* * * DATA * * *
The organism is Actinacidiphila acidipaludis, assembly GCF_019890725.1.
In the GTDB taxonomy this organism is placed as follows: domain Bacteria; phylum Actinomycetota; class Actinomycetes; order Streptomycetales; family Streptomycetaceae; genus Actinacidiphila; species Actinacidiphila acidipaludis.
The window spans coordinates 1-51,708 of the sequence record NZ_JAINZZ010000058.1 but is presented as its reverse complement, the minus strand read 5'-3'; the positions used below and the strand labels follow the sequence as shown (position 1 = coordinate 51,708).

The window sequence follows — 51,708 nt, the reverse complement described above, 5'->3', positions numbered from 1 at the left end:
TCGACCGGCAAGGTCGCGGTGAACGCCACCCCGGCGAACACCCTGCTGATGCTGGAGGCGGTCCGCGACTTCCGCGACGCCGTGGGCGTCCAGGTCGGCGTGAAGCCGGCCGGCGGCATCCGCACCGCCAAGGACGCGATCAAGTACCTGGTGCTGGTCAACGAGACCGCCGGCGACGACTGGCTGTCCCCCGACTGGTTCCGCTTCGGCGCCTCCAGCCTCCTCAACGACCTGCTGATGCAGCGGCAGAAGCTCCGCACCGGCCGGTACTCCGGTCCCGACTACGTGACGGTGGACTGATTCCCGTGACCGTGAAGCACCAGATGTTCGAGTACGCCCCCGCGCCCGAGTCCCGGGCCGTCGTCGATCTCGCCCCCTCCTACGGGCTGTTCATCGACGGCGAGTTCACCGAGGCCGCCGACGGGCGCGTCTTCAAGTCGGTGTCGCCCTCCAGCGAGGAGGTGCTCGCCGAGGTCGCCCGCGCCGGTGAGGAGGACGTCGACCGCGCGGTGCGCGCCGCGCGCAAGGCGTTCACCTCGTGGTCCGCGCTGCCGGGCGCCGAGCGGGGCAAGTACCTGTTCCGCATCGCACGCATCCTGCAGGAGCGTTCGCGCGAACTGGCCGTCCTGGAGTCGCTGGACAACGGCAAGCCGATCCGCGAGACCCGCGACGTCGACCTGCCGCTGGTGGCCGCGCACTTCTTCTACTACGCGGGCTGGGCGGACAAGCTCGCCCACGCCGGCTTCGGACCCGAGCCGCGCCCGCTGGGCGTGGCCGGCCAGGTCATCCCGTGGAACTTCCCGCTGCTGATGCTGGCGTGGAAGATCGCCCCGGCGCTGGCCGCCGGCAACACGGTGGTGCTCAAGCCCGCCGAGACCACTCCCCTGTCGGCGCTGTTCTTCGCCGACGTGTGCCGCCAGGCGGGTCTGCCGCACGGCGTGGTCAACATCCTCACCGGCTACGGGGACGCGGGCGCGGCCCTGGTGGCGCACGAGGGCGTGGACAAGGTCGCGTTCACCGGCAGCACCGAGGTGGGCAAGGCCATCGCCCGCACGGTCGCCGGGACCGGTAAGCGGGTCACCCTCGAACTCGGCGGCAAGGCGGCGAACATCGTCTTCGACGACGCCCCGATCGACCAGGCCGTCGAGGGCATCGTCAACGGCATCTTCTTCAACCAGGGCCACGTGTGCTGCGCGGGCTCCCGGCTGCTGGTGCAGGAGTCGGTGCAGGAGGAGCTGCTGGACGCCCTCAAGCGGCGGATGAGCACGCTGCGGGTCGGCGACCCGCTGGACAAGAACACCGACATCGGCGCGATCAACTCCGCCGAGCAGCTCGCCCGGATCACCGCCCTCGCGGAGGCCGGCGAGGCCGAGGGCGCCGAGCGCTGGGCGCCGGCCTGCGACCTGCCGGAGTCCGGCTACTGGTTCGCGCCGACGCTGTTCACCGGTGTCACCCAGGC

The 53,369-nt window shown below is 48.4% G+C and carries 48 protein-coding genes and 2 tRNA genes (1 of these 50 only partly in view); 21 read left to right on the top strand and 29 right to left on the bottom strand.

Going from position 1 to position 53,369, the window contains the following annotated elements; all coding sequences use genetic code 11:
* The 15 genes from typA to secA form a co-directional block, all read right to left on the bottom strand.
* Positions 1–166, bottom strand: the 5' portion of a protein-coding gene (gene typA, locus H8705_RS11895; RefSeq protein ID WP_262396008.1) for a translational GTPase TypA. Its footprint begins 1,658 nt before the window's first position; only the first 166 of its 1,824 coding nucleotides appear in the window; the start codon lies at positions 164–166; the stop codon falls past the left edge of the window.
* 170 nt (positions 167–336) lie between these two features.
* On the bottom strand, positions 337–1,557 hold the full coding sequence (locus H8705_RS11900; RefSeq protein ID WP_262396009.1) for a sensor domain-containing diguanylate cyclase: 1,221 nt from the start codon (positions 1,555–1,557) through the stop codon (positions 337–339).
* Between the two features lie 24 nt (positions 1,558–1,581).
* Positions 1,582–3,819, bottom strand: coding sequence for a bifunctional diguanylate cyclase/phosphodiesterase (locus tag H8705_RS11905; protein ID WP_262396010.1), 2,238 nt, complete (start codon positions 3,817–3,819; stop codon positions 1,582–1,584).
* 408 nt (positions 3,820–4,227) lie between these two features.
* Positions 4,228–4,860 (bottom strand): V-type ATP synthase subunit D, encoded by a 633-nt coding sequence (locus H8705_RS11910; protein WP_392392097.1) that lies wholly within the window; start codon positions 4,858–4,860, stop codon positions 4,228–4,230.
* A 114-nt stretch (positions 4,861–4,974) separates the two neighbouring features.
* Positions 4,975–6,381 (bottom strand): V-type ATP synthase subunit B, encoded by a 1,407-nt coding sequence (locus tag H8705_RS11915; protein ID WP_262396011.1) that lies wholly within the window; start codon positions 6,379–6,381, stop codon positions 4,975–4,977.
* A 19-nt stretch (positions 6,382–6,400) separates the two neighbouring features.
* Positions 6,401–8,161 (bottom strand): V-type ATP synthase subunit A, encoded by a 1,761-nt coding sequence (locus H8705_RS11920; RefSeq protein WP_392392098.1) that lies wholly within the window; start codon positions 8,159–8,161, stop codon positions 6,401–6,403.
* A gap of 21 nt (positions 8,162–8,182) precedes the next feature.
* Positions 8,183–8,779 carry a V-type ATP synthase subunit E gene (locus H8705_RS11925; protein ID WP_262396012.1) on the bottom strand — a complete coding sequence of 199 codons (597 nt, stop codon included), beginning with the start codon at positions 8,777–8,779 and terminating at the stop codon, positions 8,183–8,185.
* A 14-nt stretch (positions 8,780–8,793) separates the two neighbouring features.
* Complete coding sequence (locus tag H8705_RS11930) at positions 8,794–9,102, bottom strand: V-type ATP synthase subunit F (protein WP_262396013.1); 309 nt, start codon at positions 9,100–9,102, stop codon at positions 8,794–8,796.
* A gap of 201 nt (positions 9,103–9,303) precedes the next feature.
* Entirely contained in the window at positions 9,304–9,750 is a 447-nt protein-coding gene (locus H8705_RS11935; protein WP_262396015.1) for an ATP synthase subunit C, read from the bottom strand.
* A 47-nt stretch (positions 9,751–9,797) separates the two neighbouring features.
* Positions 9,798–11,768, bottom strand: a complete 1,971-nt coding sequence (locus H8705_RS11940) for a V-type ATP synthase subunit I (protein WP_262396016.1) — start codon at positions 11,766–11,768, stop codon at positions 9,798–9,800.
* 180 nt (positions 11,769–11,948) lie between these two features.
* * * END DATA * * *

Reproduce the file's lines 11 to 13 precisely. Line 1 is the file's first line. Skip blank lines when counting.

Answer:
* On the bottom strand, positions 337–1,557 hold the full coding sequence (locus H8705_RS11900; RefSeq protein ID WP_262396009.1) for a sensor domain-containing diguanylate cyclase: 1,221 nt from the start codon (positions 1,555–1,557) through the stop codon (positions 337–339).
* Between the two features lie 24 nt (positions 1,558–1,581).
* Positions 1,582–3,819, bottom strand: coding sequence for a bifunctional diguanylate cyclase/phosphodiesterase (locus tag H8705_RS11905; protein ID WP_262396010.1), 2,238 nt, complete (start codon positions 3,817–3,819; stop codon positions 1,582–1,584).